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Mankiller, Wilma, et al.. Everyday is a Good Day: Reflections by Contemporary Indigenous Women
2004, Fulcrum Publishing.
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Added by: Sonja Dobroski and Quentin Pharr
Publisher’s Note: Nineteen prominent Native artists, educators, and activisits share their candid and often profound thoughts on what it means to be a Native American woman in the early 21st century. Their stories are rare and often intimate glimpses of women who have made a conscious decision to live every day to its fullest and stand for something larger than themselves.

Comment: [This is a stub entry. Please add your comments to help us expand it]

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Mihesuah, Devon. Repatriation Reader: Who Owns American Indian Remains?
2000, Devon Mihesuah (ed.), University of Nebraska Press.
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Added by: Sonja Dobroski and Quentin Pharr
Publisher’s Note: In the past decade the repatriation of Native American skeletal remains and funerary objects has become a lightning rod for radically opposing views about cultural patrimony and the relationship between Native communities and archaeologists. In this unprecedented volume, Native Americans and non-Native Americans within and beyond the academic community offer their views on repatriation and the ethical, political, legal, cultural, scholarly, and economic dimensions of this hotly debated issue. While historians and archaeologists debate continuing non-Native interests and obligations, Native American scholars speak to the key cultural issues embedded in their ancestral pasts. A variety of sometimes explosive case studies are considered, ranging from Kennewick Man to the repatriation of Zuni Ahayu:da. Also featured is a detailed discussion of the background, meaning, and applicability of the Native American Graves Protection and Repatriation Act, as well as the text of the act itself.

Comment: Offers various opinions on the ethical, legal, and cultural issues regarding the rights and interests of Native Americans, including discussion on the Native American Graves Protection and Repatriation Act.

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Oshana, Marina. Personal Autonomy and Society
1998, Journal of Social Philosophy 29(1): 81–102.
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Added by: Simon Fokt
Content: Oshana argues against 'internalist' theories of autonomy that focus exclusively on psychological conditions internal to the agent - what goes on inside her head - and suggests instead that certain social relations must obtain between the agent and those around her for genuine autonomy to be possible.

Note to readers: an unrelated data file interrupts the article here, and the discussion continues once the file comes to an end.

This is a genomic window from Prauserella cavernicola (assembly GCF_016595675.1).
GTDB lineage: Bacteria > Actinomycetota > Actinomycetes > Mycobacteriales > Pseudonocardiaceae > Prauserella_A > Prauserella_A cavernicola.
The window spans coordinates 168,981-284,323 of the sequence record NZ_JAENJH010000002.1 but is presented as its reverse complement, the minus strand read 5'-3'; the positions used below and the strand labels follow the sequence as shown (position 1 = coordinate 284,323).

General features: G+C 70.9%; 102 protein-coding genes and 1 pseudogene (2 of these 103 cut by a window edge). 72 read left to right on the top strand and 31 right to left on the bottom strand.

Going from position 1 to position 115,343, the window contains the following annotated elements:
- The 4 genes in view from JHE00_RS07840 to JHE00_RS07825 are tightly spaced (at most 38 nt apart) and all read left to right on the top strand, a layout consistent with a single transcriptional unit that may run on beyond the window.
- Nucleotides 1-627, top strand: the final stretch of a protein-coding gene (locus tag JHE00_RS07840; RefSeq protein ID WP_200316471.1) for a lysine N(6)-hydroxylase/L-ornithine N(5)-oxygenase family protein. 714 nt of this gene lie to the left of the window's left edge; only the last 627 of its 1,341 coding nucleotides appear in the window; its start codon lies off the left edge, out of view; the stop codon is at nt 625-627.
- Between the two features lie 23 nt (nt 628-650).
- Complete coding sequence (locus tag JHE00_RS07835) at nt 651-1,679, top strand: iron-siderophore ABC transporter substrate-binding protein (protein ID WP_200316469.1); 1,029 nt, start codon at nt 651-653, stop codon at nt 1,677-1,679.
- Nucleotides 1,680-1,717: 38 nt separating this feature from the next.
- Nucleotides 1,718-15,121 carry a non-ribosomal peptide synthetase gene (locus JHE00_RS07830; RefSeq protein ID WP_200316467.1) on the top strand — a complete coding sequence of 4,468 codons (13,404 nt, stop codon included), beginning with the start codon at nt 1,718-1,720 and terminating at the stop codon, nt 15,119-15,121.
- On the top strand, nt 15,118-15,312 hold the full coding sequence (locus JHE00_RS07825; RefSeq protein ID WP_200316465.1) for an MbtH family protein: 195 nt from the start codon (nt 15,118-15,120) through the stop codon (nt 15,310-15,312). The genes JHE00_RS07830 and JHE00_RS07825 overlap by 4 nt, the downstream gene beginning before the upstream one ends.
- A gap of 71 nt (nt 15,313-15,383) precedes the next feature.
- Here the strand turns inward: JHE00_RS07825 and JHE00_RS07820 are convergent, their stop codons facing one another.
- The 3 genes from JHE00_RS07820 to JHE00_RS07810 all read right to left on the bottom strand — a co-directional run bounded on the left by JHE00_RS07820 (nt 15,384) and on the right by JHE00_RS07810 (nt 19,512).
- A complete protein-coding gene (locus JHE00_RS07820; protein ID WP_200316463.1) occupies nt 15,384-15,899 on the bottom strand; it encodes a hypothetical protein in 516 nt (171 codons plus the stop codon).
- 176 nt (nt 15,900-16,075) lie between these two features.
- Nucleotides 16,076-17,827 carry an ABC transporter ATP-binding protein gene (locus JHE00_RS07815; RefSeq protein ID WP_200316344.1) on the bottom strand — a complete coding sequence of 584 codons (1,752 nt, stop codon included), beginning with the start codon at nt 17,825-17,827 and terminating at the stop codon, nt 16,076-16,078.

Comment: Oshana argues that personal autonomy is a socio-relational phenomenon partially constructed by external, social relations. She also offers an interesting and detailed critique of internalist accounts, which makes the text very useful in teaching on autonomy and free will in general. The text is best used as a further reading in undergraduate and a more central required reading in postgraduate teaching. It offers a good synopsis of Gerald Dworkin's influential conception of autonomy.

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Tremain, Shelley. Reproductive freedom, self-regulation, and the government of impairment in utero
2006, Hypatia 21(1): 35-53.
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Added by: Simon Fokt
Abstract: This article critically examines the constitution of impairment in prenatal testing and screening practices and various discourses that surround these technologies. While technologies to test and screen (for impairment) prenatally are claimed to enhance women's capacity to be self-determining, make informed reproductive choices, and, in effect, wrest control of their bodies from a patriarchal medical establishment, I contend that this emerging relation between pregnant women and reproductive technologies is a new strategy of a form of power that began to emerge in the late eighteenth century. Indeed, my argument is that the constitution of prenatal impairment, by and through these practices and procedures, is a widening form of modern government that increasingly limits the field of possible conduct in response to pregnancy. Hence, the government of impairment in utero is inextricably intertwined with the government of the maternal body.

Comment: Most useful in teaching on ethical issues at the beginning of life. It can be also used in teaching on the ethics of autonomy, freedom of choice, and feminism in general.

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